The final refugee children on Australia's offshore processing centre in Nauru have been flown to the United States for resettlement.
The last four children living in Australia's asylum seeker processing centre on Nauru have been flown to the United States for resettlement.
The children left the island country with their families on Wednesday afternoon.
Immigration Minister David Coleman said they were the last of 2000 children living in detention when the coalition formed government in 2013.
"We got them all out," he said in a statement on Thursday.
"This is something the government has been working on for some time, quietly and in a way that would not impact our border protection policies."
Prime Minister Scott Morrison said it was pleasing to have been able to achieve this.
"The only way you can ensure that children don't go back on Nauru is to ensure that your border protection regime is not compromised and that you do not allow vessels to illegally enter Australia with children on board," he told reporters in Sydney.
The departure of the children and their families brings the number of refugees to have been resettled in the US under a deal with Australia to 493.
Another 265 refugees have been assessed but rejected by the US under its extreme vetting policy.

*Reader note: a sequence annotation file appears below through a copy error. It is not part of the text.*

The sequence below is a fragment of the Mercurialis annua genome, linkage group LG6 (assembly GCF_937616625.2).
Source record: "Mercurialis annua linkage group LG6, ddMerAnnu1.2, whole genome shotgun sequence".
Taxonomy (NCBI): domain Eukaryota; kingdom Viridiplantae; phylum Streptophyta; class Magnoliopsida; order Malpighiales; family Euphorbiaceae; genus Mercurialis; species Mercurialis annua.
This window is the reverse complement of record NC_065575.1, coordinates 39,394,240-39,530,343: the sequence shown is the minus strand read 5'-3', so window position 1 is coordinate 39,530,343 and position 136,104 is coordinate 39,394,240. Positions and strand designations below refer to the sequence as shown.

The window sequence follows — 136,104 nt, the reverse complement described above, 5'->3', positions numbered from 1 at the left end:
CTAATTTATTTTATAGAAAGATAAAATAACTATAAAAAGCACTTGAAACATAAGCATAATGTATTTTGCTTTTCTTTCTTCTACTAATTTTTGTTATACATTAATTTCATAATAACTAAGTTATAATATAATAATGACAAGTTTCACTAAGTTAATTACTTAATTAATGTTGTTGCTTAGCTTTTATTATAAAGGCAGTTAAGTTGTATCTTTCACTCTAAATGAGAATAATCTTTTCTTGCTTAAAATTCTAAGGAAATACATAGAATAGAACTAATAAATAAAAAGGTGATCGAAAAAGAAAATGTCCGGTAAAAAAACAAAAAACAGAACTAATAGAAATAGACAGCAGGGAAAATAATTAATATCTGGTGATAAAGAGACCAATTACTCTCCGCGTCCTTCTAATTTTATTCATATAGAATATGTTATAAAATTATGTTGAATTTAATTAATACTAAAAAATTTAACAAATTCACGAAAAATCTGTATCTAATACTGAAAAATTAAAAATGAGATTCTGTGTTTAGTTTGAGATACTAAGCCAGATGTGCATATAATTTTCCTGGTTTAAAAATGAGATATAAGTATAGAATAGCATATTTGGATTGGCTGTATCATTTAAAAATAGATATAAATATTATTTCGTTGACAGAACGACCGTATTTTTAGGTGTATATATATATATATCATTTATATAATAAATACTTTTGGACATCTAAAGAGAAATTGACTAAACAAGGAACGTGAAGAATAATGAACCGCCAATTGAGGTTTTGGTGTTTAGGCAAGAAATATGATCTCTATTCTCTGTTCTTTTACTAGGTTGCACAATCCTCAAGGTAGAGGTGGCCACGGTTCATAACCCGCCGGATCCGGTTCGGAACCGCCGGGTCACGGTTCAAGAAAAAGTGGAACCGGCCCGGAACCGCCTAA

At the moment, 394 asylum seekers remain on Nauru and 580 on Papua New Guinea's Manus Island.
Some refugee advocates are worried the US deal won't allow resettlement for the hundreds of asylum seekers still on Nauru and that the government is "dragging its feet" on medical transfers for those who are sick, despite parliament passing changes to speed them up.
"Almost six years of detention on Nauru has created a mental health crisis on the island, and the government still has no secure future for them," Refugee Action Coalition spokesman Ian Rintoul said.
But Home Affairs Minister Peter Dutton says Australians have been "conned" into believing medical care on Nauru and Manus Island is not being provided to those who need it.
"We're being conned at the moment," he told 2GB on Thursday.
"The true story of Manus and Nauru is going to come out at some point."
Mr Dutton is focused on ensuring the changes don't ramp up the people smuggling trade, saying Australia was in a "very dangerous period" on border protection policy.
The government plans to send sick people from Manus Island and Nauru to Christmas Island, but Labor is concerned about whether they will receive adequate care.